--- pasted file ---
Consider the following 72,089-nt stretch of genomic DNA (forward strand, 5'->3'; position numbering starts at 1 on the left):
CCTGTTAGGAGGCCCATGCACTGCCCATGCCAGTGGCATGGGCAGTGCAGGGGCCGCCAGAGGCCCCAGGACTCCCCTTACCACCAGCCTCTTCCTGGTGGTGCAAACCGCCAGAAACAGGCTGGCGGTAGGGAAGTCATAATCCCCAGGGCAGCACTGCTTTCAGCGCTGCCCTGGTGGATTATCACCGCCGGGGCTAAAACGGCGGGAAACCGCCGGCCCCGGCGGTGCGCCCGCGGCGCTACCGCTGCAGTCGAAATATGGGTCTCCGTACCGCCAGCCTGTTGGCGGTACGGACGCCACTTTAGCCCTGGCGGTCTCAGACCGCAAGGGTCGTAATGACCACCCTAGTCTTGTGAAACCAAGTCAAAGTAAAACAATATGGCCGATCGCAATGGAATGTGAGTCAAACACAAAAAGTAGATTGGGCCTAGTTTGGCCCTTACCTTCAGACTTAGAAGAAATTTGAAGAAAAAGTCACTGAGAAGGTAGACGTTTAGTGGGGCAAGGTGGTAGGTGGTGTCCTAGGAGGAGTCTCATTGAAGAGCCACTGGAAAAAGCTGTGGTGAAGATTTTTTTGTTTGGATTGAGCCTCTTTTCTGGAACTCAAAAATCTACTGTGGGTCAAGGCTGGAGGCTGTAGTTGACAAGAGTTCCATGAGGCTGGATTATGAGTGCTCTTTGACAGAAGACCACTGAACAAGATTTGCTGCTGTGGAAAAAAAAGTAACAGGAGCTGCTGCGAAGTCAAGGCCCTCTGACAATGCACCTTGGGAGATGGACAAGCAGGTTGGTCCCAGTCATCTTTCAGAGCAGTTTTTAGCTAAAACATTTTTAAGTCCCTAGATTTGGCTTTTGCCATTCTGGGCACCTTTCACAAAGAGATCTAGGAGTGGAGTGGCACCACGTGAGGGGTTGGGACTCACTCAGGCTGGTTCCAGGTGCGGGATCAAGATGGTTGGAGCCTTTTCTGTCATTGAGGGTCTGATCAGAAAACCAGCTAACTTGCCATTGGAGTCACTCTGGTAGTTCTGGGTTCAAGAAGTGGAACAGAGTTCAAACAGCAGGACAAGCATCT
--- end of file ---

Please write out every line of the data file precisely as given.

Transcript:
Consider the following 72,089-nt stretch of genomic DNA (forward strand, 5'->3'; position numbering starts at 1 on the left):
CCTGTTAGGAGGCCCATGCACTGCCCATGCCAGTGGCATGGGCAGTGCAGGGGCCGCCAGAGGCCCCAGGACTCCCCTTACCACCAGCCTCTTCCTGGTGGTGCAAACCGCCAGAAACAGGCTGGCGGTAGGGAAGTCATAATCCCCAGGGCAGCACTGCTTTCAGCGCTGCCCTGGTGGATTATCACCGCCGGGGCTAAAACGGCGGGAAACCGCCGGCCCCGGCGGTGCGCCCGCGGCGCTACCGCTGCAGTCGAAATATGGGTCTCCGTACCGCCAGCCTGTTGGCGGTACGGACGCCACTTTAGCCCTGGCGGTCTCAGACCGCAAGGGTCGTAATGACCACCCTAGTCTTGTGAAACCAAGTCAAAGTAAAACAATATGGCCGATCGCAATGGAATGTGAGTCAAACACAAAAAGTAGATTGGGCCTAGTTTGGCCCTTACCTTCAGACTTAGAAGAAATTTGAAGAAAAAGTCACTGAGAAGGTAGACGTTTAGTGGGGCAAGGTGGTAGGTGGTGTCCTAGGAGGAGTCTCATTGAAGAGCCACTGGAAAAAGCTGTGGTGAAGATTTTTTTGTTTGGATTGAGCCTCTTTTCTGGAACTCAAAAATCTACTGTGGGTCAAGGCTGGAGGCTGTAGTTGACAAGAGTTCCATGAGGCTGGATTATGAGTGCTCTTTGACAGAAGACCACTGAACAAGATTTGCTGCTGTGGAAAAAAAAGTAACAGGAGCTGCTGCGAAGTCAAGGCCCTCTGACAATGCACCTTGGGAGATGGACAAGCAGGTTGGTCCCAGTCATCTTTCAGAGCAGTTTTTAGCTAAAACATTTTTAAGTCCCTAGATTTGGCTTTTGCCATTCTGGGCACCTTTCACAAAGAGATCTAGGAGTGGAGTGGCACCACGTGAGGGGTTGGGACTCACTCAGGCTGGTTCCAGGTGCGGGATCAAGATGGTTGGAGCCTTTTCTGTCATTGAGGGTCTGATCAGAAAACCAGCTAACTTGCCATTGGAGTCACTCTGGTAGTTCTGGGTTCAAGAAGTGGAACAGAGTTCAAACAGCAGGACAAGCATCT